The capacitor is initially charged. When the circuit is closed, the capacitor voltage is applied to across the inductor. The nature of a inductor means that the current increases proportional to the applied voltage. With the capacitor voltage applied across the inductor, the inductor current starts going up.
As the inductor current goes up, that current is draining the capacitor, which reduces the voltage across the inductor. This means the current goes up more slowly over time. When the capacitor voltage reaches 0, the current stops going up altogether.
Now there is current but no voltage. That current continues to decrease the capacitor voltage, now making it negative. That negative voltage across the inductor now reduces the current. The current reduces more quickly as the negative voltage builds up on the capacitor. Eventually the current is reduced to 0. At that point, the voltage on the capacitor is the negative of what it started at.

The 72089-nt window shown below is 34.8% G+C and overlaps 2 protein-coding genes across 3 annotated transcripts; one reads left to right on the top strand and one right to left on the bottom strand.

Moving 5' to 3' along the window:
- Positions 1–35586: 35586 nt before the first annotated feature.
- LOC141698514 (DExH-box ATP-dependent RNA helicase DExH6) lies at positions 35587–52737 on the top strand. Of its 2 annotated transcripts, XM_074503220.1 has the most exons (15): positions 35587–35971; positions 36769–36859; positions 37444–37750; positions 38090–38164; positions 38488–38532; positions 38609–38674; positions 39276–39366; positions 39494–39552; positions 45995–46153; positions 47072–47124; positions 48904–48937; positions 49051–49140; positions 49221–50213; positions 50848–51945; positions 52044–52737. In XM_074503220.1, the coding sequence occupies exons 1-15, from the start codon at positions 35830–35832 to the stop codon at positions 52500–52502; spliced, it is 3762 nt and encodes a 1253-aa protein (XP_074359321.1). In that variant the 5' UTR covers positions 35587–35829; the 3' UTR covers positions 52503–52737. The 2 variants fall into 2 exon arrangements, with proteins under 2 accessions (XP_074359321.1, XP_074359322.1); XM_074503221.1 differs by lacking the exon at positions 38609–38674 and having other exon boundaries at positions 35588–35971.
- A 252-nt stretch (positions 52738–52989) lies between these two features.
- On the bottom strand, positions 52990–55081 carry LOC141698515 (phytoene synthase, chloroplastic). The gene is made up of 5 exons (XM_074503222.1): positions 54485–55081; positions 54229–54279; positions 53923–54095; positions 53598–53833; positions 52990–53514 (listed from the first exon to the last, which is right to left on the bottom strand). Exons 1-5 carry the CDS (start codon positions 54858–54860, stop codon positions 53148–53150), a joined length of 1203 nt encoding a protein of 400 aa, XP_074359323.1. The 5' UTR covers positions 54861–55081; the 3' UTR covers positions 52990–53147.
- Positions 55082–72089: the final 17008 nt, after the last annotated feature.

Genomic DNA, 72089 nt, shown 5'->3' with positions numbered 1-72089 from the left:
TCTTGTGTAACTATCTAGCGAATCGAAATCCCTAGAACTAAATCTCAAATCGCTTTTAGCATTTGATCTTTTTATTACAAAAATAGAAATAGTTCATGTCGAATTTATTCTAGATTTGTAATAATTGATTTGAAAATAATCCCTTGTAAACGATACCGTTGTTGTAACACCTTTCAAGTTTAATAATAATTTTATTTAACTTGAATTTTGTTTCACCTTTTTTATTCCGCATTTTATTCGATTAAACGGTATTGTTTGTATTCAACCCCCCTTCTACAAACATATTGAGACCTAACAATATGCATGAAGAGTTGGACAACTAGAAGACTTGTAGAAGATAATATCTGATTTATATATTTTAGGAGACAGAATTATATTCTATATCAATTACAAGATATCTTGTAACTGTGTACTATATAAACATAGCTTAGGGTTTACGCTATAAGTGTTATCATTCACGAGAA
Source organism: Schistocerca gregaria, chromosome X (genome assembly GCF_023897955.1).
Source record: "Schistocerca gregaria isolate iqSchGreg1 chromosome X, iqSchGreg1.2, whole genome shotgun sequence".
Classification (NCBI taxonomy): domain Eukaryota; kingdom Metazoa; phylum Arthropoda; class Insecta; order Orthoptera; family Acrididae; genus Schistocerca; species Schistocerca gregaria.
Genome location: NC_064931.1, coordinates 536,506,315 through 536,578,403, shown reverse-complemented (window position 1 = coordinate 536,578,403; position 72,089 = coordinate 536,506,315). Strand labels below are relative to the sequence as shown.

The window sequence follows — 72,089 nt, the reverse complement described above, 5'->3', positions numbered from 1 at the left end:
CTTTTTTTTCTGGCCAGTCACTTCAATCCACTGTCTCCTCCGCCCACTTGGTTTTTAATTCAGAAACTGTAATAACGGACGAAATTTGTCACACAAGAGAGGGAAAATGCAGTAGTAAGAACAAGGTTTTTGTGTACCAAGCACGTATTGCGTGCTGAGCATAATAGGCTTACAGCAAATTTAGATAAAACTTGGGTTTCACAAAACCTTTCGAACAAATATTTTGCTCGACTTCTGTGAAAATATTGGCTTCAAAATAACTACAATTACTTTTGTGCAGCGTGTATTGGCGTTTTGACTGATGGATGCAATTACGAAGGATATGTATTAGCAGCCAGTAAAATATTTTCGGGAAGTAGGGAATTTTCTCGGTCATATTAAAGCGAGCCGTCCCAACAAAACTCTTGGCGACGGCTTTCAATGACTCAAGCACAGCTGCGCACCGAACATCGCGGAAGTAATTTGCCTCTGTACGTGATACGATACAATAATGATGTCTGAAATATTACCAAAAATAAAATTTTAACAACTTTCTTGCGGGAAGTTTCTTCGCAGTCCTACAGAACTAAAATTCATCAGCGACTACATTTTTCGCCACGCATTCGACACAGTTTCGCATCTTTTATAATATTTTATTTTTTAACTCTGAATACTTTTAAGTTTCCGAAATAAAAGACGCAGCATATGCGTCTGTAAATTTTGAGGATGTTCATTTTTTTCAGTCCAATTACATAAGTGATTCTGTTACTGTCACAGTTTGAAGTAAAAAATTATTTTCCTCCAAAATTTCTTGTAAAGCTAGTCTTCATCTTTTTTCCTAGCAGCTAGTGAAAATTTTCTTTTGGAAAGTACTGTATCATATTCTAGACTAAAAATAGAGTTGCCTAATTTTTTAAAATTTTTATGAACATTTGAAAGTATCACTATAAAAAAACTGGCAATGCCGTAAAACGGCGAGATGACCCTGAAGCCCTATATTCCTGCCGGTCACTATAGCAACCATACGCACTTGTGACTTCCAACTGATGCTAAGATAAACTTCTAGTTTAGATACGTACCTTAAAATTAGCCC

Now we have the same conditions as we started with, except that the capacitor voltage is negative instead of positive. The same thing will happen as happened up until now with all the signs flipped. The result of this is the current is again 0, but the capacitor voltage has flipped again, this time resulting in what it started with when the switch was first closed.
With ideal components, this process repeats indefinitely. The finite energy is constantly sloshed back and forth between being voltage on the capacitor and current thru the inductor. Both the voltage and current have sinusoidal profiles. This is referred to as resonance.
This is also called a tank circuit. Tank circuits are often used as notch filters, since the frequency of oscillation is specific to the particular capacitance and inductance values. It has the interesting property that the impedance across the parallel combination of capacitor and inductor is 0 at 0 and infinite frequency, and infinite right at the resonant frequency. This drastic impedance peak at the resonant frequency is often exploited to either filter in or filter out that frequency.